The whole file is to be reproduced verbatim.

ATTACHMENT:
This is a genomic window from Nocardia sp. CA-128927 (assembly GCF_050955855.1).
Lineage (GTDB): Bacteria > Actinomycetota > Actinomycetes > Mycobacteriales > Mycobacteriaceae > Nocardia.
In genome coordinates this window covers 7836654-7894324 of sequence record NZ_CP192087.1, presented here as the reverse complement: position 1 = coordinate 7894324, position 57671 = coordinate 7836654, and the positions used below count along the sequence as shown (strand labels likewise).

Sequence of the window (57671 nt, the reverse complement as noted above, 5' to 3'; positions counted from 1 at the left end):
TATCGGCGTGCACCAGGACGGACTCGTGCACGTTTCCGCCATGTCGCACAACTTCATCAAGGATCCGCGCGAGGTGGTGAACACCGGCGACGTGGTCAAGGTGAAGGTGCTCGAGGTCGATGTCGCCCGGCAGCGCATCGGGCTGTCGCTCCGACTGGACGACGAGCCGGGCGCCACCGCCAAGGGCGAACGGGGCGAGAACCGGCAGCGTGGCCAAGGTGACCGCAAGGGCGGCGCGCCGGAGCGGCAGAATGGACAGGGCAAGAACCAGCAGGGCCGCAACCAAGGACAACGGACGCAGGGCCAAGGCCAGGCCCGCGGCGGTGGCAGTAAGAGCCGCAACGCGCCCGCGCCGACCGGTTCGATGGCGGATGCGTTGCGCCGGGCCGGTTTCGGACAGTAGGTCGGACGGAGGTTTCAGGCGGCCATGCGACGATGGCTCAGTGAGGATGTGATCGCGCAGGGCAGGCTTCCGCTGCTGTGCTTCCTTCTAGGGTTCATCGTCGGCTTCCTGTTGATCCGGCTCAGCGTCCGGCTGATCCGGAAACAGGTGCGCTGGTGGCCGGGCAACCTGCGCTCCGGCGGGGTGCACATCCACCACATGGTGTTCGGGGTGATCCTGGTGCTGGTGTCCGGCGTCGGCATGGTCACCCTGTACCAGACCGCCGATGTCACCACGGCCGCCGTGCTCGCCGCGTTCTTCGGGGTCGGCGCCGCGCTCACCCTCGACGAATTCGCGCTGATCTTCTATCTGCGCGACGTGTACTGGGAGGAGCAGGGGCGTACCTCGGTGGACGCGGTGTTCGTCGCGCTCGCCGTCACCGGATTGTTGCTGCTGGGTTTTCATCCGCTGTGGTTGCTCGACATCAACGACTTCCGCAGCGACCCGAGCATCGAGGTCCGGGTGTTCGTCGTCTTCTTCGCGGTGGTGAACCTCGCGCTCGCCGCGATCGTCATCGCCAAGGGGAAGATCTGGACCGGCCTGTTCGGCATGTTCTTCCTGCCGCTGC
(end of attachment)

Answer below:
This is a genomic window from Nocardia sp. CA-128927 (assembly GCF_050955855.1).
Lineage (GTDB): Bacteria > Actinomycetota > Actinomycetes > Mycobacteriales > Mycobacteriaceae > Nocardia.
In genome coordinates this window covers 7836654-7894324 of sequence record NZ_CP192087.1, presented here as the reverse complement: position 1 = coordinate 7894324, position 57671 = coordinate 7836654, and the positions used below count along the sequence as shown (strand labels likewise).

Sequence of the window (57671 nt, the reverse complement as noted above, 5' to 3'; positions counted from 1 at the left end):
TATCGGCGTGCACCAGGACGGACTCGTGCACGTTTCCGCCATGTCGCACAACTTCATCAAGGATCCGCGCGAGGTGGTGAACACCGGCGACGTGGTCAAGGTGAAGGTGCTCGAGGTCGATGTCGCCCGGCAGCGCATCGGGCTGTCGCTCCGACTGGACGACGAGCCGGGCGCCACCGCCAAGGGCGAACGGGGCGAGAACCGGCAGCGTGGCCAAGGTGACCGCAAGGGCGGCGCGCCGGAGCGGCAGAATGGACAGGGCAAGAACCAGCAGGGCCGCAACCAAGGACAACGGACGCAGGGCCAAGGCCAGGCCCGCGGCGGTGGCAGTAAGAGCCGCAACGCGCCCGCGCCGACCGGTTCGATGGCGGATGCGTTGCGCCGGGCCGGTTTCGGACAGTAGGTCGGACGGAGGTTTCAGGCGGCCATGCGACGATGGCTCAGTGAGGATGTGATCGCGCAGGGCAGGCTTCCGCTGCTGTGCTTCCTTCTAGGGTTCATCGTCGGCTTCCTGTTGATCCGGCTCAGCGTCCGGCTGATCCGGAAACAGGTGCGCTGGTGGCCGGGCAACCTGCGCTCCGGCGGGGTGCACATCCACCACATGGTGTTCGGGGTGATCCTGGTGCTGGTGTCCGGCGTCGGCATGGTCACCCTGTACCAGACCGCCGATGTCACCACGGCCGCCGTGCTCGCCGCGTTCTTCGGGGTCGGCGCCGCGCTCACCCTCGACGAATTCGCGCTGATCTTCTATCTGCGCGACGTGTACTGGGAGGAGCAGGGGCGTACCTCGGTGGACGCGGTGTTCGTCGCGCTCGCCGTCACCGGATTGTTGCTGCTGGGTTTTCATCCGCTGTGGTTGCTCGACATCAACGACTTCCGCAGCGACCCGAGCATCGAGGTCCGGGTGTTCGTCGTCTTCTTCGCGGTGGTGAACCTCGCGCTCGCCGCGATCGTCATCGCCAAGGGGAAGATCTGGACCGGCCTGTTCGGCATGTTCTTCCTGCCGCTGC